October 11, 2002

Vioxx linked to heart disease

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Eric Delpire, Ph.D.

Vioxx linked to heart disease

A new study by Vanderbilt researchers shows that some people who take high doses of the non-steroidal anti-inflammatory drug (NSAID) rofecoxib, commonly called Vioxx, are at almost twice the risk of developing heart disease, including heart attack.

The research, published in the Oct. 5 issue of the British medical journal Lancet, reinforces findings from a previous clinical trial of the drug that suggested a link between Vioxx and heart disease. By reviewing medical data of close to 300,000 people for two and a half years, researchers were able to compare people on a variety of NSAIDS to patients not taking those drugs. One group in the study took 25 mg of Vioxx and another took a higher dose, 50 mg. It’s the last group that, compared to all the others, had a higher rate of heart disease and heart attack, even though they were not at greater baseline risk for developing heart problems.

“All the data taken together suggest there’s no increased benefit from taking the higher dose (50 mg), but there are increased risks,” said Dr. Wayne Ray, professor of Preventive Medicine who led the study.

The higher dose is recommended only for short-term use against acute pain; for example, for up to five days following surgery. The higher dose is not indicated for treatment of chronic pain associated with arthritis. However, both doctors and patients seem to be confused about this, according to Dr. Marie Griffin, professor of Preventive Medicine and a co-author in the study.

Fifteen percent to 20 percent of the people in the study population who were prescribed 50 mg of rofecoxib received more than a five-day supply, most commonly, a 30-day supply, Griffin said.

A large clinical trial called VIGOR studied Vioxx, which blocks only the cox-2 enzyme associated with pain, in 50 mg doses to show that the drug did not cause gastrointestinal side effects seen with older NSAIDS that block both cox-2 and the enzyme cox-1, which protects the stomach lining. “From that study, people inferred that 50 mg was the right dose, but it’s not,” Ray said.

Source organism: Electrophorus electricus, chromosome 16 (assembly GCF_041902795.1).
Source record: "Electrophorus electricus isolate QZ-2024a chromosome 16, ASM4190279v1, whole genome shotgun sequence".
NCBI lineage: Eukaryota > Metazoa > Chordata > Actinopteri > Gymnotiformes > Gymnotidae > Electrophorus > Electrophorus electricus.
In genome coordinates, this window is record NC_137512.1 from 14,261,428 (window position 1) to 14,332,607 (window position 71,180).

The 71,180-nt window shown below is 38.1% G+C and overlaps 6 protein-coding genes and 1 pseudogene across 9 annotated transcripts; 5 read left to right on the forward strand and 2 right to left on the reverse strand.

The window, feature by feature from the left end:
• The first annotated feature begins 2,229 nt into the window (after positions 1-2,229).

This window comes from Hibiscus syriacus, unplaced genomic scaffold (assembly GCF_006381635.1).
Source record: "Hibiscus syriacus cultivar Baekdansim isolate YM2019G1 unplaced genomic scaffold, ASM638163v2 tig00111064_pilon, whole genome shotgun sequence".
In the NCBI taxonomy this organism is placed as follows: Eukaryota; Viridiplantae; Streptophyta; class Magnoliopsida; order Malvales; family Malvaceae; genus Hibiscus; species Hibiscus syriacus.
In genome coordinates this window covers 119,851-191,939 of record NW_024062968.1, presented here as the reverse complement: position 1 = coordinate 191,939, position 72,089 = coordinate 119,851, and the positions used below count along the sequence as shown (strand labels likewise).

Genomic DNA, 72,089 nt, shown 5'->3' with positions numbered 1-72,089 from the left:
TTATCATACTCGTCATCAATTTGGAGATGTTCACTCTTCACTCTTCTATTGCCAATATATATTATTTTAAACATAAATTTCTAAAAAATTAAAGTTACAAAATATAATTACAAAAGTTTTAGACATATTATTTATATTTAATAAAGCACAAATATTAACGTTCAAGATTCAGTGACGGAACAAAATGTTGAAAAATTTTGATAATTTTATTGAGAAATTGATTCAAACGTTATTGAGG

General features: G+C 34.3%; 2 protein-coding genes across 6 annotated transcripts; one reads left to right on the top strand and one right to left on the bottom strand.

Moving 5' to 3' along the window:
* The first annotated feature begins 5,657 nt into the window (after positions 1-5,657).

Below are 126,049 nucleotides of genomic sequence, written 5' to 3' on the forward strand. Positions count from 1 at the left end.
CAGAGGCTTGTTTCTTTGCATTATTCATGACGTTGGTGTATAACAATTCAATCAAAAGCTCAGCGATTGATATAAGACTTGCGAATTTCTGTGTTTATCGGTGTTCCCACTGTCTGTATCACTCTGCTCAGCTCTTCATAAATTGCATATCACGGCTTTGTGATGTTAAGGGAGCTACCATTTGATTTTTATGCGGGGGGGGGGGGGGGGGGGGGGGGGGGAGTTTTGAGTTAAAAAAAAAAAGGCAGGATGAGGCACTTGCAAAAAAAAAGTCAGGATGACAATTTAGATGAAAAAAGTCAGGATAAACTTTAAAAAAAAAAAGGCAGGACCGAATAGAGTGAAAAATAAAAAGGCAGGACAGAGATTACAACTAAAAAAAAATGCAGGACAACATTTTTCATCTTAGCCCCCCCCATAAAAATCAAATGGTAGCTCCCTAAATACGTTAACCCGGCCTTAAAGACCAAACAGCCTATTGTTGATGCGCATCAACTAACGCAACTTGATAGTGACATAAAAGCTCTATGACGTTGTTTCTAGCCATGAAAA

But many people are not aware that all NSAIDS, including rofecoxib, have other side effects, including increased blood pressure, increased risk of kidney problems and edema, or swelling, Griffin said. These effects are likely to be most pronounced for high doses, such as the 50 mg dose of Vioxx.

The VIGOR trial tested rofecoxib against another NSAID, naproxen, and found a five-fold increase in heart disease. But the trial was in patients with rheumatoid arthritis who had to receive some kind of NSAID, and therefore was unable to include an “untreated” control group.

"This is an important study from a respected group with a long history of investigation of the side effects of anti-inflammatory drugs. The study provides critical information lacking from the initial study linking Vioxx to an increased risk of cardiovascular disease," said Dr. Larry Marnett, Mary Geddes Stahlman Chair in Cancer Research. "Specifically, the present work demonstrates that other NSAIDS beside Vioxx do not confer the same risk of cardiovascular side effects at clinical doses and that the effects seen with Vioxx depend upon the dose taken.

"It is particularly important to note that cardiovascular side effects were not seen with the other COX-2 inhibitor, Celebrex, or with Vioxx itself at the doses recommended for treatment of inflammation. COX-2 inhibitors are enormously popular and currently account for more than 40 percent of the anti-inflammatory market. The Ray and Griffin study provides a much stronger basis for physicians to make recommendations to patients regarding the use of COX-2 inhibitors."

The study compared current users of the drugs ibuprofen, naproxen, celecoxib, rofecoxib (25 mg) and rofecoxib (50 mg). The number of heart disease events (heart attack, coronary heart disease death) in people on other NSAIDS, no NSAIDS or 25 mg of rofecoxib was about 12 in 1,000 per year. In people taking 50 mg of rofecoxib the number was 21 in 1,000.

Others participating in the Lancet study were Dr. C. Michael Stein, associate professor of Medicine and Pharmacology, Dr. Patrick Arbogast, assistant professor of Preventive Medicine, and James Daugherty and Kathi Hall, analysts in Preventive Medicine.